Pindaya Cave

Pindaya Cave

Pindaya Cave

Pindaya Cave

Within the cave, there are about seventy unique images of the Bhisakkaguru tradition dating to the late 18th century. They are unique in that the styling of hair, eyes, nose, ears, robe are different from most other images from Burma. The salient feature of this type of image is the holding of a seed in the upturned right palm. Than Tun reports that such images are found nowhere else in Burma, and based on Buddhist iconography, that these images are from the Mahayana tradition, and the conjecture is that the Pindaya cave at one time served the Mahayana Bhisakkaguru cult. (Wiki). The fact of the matter is that each point is in contention as locals believe this cave and some of the images are thousands of years old.
Pindaya Cave

Pindaya Cave

Pindaya Cave

Pindaya Cave

Pindaya Cave

There is a 15-m (49 ft) pagoda named Shwe U Min (Golden Cave) Pagoda at the entrance to the southernmost cave. Local legend attributes this pagoda as being built by King Asoka and repaired by King Alaungsithu in the 12th century, but this is not corroborated by any other historical source. In its present form and style, it is immediately apparent that the pagoda is of recent origin.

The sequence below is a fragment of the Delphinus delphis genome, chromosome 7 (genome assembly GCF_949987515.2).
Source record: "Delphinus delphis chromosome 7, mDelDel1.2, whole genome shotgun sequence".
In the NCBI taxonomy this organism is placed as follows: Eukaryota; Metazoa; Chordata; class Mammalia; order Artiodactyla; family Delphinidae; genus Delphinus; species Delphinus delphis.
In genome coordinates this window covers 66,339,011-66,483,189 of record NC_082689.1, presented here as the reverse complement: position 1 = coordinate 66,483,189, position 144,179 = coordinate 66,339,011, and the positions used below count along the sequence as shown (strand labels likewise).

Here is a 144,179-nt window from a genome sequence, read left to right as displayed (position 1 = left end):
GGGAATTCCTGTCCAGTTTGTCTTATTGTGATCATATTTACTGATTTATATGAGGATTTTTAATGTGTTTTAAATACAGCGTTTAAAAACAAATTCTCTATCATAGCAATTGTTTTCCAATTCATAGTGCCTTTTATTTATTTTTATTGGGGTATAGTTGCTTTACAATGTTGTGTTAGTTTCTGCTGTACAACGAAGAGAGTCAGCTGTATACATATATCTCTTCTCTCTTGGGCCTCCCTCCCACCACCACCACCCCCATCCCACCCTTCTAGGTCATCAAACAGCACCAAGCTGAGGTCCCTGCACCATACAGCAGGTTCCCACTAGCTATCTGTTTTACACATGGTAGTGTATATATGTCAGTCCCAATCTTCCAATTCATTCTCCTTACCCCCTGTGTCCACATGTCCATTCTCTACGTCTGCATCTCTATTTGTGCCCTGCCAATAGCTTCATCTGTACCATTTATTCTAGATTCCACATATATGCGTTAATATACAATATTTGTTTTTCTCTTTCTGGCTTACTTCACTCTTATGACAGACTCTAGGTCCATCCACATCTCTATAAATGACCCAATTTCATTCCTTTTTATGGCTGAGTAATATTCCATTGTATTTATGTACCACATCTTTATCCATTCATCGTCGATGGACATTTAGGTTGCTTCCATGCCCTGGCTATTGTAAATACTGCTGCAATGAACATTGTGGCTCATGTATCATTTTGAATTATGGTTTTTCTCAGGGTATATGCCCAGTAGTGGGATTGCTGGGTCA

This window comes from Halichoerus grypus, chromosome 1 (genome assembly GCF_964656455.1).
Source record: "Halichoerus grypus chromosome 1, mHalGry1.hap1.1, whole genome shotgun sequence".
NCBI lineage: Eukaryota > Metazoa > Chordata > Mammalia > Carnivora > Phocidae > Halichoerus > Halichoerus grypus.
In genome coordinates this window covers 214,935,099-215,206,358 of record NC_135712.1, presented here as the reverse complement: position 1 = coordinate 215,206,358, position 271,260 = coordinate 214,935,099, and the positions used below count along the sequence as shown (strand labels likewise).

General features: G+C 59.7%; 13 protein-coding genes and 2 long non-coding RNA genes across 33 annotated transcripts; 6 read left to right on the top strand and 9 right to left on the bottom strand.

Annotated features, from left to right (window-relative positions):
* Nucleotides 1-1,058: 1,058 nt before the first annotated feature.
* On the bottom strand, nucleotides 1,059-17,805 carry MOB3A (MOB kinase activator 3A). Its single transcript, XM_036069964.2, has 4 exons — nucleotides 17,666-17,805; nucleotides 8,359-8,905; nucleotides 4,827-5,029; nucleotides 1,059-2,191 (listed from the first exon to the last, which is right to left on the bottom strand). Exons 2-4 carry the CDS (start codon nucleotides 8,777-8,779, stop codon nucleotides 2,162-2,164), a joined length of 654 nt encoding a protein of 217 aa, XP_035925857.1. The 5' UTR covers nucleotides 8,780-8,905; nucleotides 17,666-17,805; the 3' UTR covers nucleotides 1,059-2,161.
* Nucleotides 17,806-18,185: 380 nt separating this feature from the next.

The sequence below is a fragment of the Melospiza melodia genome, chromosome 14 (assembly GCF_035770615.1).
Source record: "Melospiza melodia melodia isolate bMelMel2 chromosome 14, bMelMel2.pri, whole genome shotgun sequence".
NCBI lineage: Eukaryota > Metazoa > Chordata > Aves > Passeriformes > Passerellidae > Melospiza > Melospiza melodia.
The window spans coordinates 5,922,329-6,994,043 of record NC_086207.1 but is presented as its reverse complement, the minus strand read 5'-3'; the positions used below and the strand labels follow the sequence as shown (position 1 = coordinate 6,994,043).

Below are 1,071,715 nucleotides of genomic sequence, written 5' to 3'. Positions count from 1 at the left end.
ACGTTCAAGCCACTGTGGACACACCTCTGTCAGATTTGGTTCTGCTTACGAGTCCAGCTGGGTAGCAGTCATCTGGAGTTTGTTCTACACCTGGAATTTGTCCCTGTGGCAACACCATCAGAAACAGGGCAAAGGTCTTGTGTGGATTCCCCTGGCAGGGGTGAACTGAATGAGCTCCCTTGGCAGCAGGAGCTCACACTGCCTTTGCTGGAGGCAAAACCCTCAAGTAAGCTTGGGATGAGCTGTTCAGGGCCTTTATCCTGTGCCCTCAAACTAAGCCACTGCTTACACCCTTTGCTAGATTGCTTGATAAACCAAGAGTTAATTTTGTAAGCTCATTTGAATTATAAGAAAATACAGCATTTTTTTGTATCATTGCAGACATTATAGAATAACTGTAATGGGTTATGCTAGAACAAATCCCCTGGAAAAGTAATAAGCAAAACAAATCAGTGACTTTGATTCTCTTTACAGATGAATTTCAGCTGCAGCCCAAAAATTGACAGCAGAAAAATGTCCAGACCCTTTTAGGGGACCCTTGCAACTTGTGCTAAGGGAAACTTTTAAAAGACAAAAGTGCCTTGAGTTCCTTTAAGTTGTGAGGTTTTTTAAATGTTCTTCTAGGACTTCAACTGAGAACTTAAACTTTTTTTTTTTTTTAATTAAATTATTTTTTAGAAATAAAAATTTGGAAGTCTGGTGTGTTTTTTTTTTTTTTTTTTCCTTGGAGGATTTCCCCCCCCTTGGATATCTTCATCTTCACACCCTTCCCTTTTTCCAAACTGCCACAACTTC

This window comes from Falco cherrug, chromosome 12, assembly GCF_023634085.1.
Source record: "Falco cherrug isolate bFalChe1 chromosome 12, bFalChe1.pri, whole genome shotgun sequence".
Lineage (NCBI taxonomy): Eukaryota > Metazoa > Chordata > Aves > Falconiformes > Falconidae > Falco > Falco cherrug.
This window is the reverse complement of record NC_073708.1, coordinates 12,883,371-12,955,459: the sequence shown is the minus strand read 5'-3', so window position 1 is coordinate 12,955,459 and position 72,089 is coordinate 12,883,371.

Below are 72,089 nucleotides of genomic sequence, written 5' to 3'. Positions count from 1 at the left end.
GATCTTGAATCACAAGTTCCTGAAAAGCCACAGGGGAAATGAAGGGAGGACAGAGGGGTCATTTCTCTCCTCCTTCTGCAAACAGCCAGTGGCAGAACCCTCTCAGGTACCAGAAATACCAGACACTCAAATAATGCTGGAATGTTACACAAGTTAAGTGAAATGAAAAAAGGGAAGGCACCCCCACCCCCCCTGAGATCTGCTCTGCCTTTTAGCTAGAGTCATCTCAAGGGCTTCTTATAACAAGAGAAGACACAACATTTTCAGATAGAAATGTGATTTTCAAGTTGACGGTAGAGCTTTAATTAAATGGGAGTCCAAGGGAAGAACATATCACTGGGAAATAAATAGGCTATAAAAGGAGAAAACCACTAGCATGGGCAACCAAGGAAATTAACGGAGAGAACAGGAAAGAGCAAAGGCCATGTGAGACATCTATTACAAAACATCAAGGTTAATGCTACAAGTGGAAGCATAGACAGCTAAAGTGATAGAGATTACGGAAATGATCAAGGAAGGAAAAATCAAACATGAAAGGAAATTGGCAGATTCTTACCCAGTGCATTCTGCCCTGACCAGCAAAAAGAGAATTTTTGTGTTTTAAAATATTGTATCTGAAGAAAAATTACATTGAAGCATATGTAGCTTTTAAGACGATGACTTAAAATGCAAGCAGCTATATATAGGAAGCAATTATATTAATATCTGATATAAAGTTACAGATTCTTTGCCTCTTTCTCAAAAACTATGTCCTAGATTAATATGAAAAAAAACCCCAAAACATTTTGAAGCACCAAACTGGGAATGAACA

Pindaya Cave

Pindaya Cave

Pindaya Cave

Pindaya Cave      Pindaya Cave    Pindaya Cave

Pindaya Cave

Pindaya Cave

There are many legends surrounding the Pindaya cave. One is that a blocked-off path at the end of the cave leads to the ancient city of Bagan. There is also the legend of the seven princesses bathing in a lake and how they were captured by a giant spider and trapped in the cave to be rescued by Prince Kummabhaya of Yawnghwe. Sculptures of the spider and the prince aiming with his bow and arrow have been added in recent times at the entrance of the covered stairway to the caves.